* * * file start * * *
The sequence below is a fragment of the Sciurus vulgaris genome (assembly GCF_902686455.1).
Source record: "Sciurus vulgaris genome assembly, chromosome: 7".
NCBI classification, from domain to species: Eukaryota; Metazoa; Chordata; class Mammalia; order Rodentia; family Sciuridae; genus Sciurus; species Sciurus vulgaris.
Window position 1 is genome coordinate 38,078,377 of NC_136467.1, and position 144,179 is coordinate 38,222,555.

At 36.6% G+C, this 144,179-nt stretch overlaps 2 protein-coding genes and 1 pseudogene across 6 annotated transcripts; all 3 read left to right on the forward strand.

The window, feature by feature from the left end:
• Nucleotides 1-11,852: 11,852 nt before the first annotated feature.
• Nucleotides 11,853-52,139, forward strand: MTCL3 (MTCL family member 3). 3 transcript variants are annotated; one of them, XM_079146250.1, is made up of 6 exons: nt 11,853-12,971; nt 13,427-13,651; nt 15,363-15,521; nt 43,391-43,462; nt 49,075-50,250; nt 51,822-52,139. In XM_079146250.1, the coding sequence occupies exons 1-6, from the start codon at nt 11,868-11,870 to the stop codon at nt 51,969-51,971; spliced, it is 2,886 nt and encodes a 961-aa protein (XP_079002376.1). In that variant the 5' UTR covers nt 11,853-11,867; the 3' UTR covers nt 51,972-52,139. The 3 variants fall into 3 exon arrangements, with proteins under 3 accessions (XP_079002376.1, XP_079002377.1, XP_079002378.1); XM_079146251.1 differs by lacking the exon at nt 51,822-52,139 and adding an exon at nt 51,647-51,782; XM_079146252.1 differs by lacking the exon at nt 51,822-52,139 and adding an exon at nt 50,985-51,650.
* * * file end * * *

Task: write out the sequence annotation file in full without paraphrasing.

The sequence below is a fragment of the Sciurus vulgaris genome (assembly GCF_902686455.1).
Source record: "Sciurus vulgaris genome assembly, chromosome: 7".
NCBI classification, from domain to species: Eukaryota; Metazoa; Chordata; class Mammalia; order Rodentia; family Sciuridae; genus Sciurus; species Sciurus vulgaris.
Window position 1 is genome coordinate 38,078,377 of NC_136467.1, and position 144,179 is coordinate 38,222,555.

At 36.6% G+C, this 144,179-nt stretch overlaps 2 protein-coding genes and 1 pseudogene across 6 annotated transcripts; all 3 read left to right on the forward strand.

The window, feature by feature from the left end:
• Nucleotides 1-11,852: 11,852 nt before the first annotated feature.
• Nucleotides 11,853-52,139, forward strand: MTCL3 (MTCL family member 3). 3 transcript variants are annotated; one of them, XM_079146250.1, is made up of 6 exons: nt 11,853-12,971; nt 13,427-13,651; nt 15,363-15,521; nt 43,391-43,462; nt 49,075-50,250; nt 51,822-52,139. In XM_079146250.1, the coding sequence occupies exons 1-6, from the start codon at nt 11,868-11,870 to the stop codon at nt 51,969-51,971; spliced, it is 2,886 nt and encodes a 961-aa protein (XP_079002376.1). In that variant the 5' UTR covers nt 11,853-11,867; the 3' UTR covers nt 51,972-52,139. The 3 variants fall into 3 exon arrangements, with proteins under 3 accessions (XP_079002376.1, XP_079002377.1, XP_079002378.1); XM_079146251.1 differs by lacking the exon at nt 51,822-52,139 and adding an exon at nt 51,647-51,782; XM_079146252.1 differs by lacking the exon at nt 51,822-52,139 and adding an exon at nt 50,985-51,650.